by Chana Kroll
The sixth annual Jewish Eye, which bills itself as a World Jewish Film Festival, marked a cinematic milestone this week when it served as the venue for the official Israeli premiere of “A Light for Greytowers,” a full-length strictly by-women, for-women production developed under the guidance of rabbinical authorities.
Directed by Hollywood filmmaker Robin Garbose, the film, which is based on the novel of the same name, tells the story of a young Jewish girl orphaned in Victorian England and left in the care of an orphanage and its draconian matron. When it was released last year, it earned headlines not only for its single-gender cast and crew – which included Bracha Leeds, co-director of the Chabad-Lubavitch Jewish Student Center at the University of California at Berkeley – but for its single-gender audience as well.
Festival director Gady Castel said that the decision to include a for-women-only film in a festival open to the general public was not without controversy, but that he had “no doubts we were right to screen it” during the event’s nine days of showings at the International Conference Center of the Ashkelon Academic College. In keeping with stipulations from the distributor that men could not view the movie, Castel did not screen “A Light for Greytowers,” but he saw audience members’ reactions as they left the theater.
“Some of the women had tears in their eyes,” he related. “They were very moved by the film.
“This is a Jewish festival,” added Castel. “It is important to show Jewish life from all the angles that we are able to. This is a good film and meets our goal of having quality material that shows the diversity of the Jewish world.”
According to Castel, more than 100 women from a variety of backgrounds attended each screening of the film.
All told, the Jewish Eye screened material from 24 different countries; among its other offerings was “Gut Shabbes Vietnam,” a documentary about the establishment of the first full-time Chabad-Lubavitch center in Ho Chi Minh City by Rabbi Menachem and Rachel Hartman.
Story of Faith
For her part, Garbose said that the inclusion of her film on the festival’s agenda enabled it to reach an eclectic Israeli audience. More than 30,000 Jewish and non-Jewish women and girls have seen “A Light for Greytowers” in the United States, she said, drawn to the main character’s story of faith and inner strength in the face of losing her mother.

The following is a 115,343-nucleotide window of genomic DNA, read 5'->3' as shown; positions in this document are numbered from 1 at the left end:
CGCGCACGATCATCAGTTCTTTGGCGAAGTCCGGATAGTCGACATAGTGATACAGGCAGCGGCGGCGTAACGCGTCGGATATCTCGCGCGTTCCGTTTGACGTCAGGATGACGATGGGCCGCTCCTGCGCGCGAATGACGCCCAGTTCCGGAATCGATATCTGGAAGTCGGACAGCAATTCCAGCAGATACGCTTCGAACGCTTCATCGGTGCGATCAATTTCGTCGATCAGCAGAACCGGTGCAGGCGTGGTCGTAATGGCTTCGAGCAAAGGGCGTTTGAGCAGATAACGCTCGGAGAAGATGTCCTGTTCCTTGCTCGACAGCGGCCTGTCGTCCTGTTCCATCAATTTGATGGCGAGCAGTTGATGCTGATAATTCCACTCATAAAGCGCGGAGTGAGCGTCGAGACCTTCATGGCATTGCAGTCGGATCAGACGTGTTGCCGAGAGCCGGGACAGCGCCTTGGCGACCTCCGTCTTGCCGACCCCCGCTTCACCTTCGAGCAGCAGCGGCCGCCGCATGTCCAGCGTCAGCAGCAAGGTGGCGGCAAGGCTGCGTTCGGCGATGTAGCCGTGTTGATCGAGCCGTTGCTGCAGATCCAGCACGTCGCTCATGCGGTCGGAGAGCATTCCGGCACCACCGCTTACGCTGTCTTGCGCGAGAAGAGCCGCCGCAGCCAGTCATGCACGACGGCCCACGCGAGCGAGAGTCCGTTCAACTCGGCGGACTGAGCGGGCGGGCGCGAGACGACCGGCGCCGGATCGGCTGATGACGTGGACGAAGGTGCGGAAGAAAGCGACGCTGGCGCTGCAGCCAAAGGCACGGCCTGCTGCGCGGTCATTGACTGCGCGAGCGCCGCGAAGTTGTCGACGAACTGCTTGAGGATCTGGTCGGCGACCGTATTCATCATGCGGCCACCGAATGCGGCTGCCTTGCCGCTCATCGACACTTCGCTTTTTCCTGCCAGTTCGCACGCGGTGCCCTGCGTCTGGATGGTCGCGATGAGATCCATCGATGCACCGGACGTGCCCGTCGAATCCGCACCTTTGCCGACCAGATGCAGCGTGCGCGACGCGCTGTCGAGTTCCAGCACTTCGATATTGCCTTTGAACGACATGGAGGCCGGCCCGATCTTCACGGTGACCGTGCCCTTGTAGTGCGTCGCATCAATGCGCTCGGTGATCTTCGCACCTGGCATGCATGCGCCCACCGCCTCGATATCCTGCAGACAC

“I think what the women connected with most is the strength of the mother-daughter bond,” Garbose said of the Israeli screenings. “This is something all women relate to, and because this was a Jewish audience, even though most had grown up on non-religious kibbutzim, they still related strongly to the girl’s desire to hold onto her Jewish identity and spirituality. It struck a chord with them.”
After each of the showings at the festival, Garbose and two of her cast members, Rivka Segal and Mimi Farb, answered audience members’ questions. Although some focused on the filmmakers’ adherence to Jewish law during the film’s production, others expressed the novelty of being able to screen a film in an all-female setting.
Garbose said that future plans include a simultaneous run in Jerusalem and Tel Aviv this Chanukah, and a special Mothers’ Day showing in Washington, D.C., hosted by Hadassah Lieberman – wife of U.S. Sen. Joseph Lieberman – and Chabad-Lubavitch emissary Nechoma Shemtov.
“This film is opening up new opportunities for mothers and daughters, and women in general, to share something that expresses the unique experiences of women,” stated Garbose. “It is turning out to be a real bridge builder.”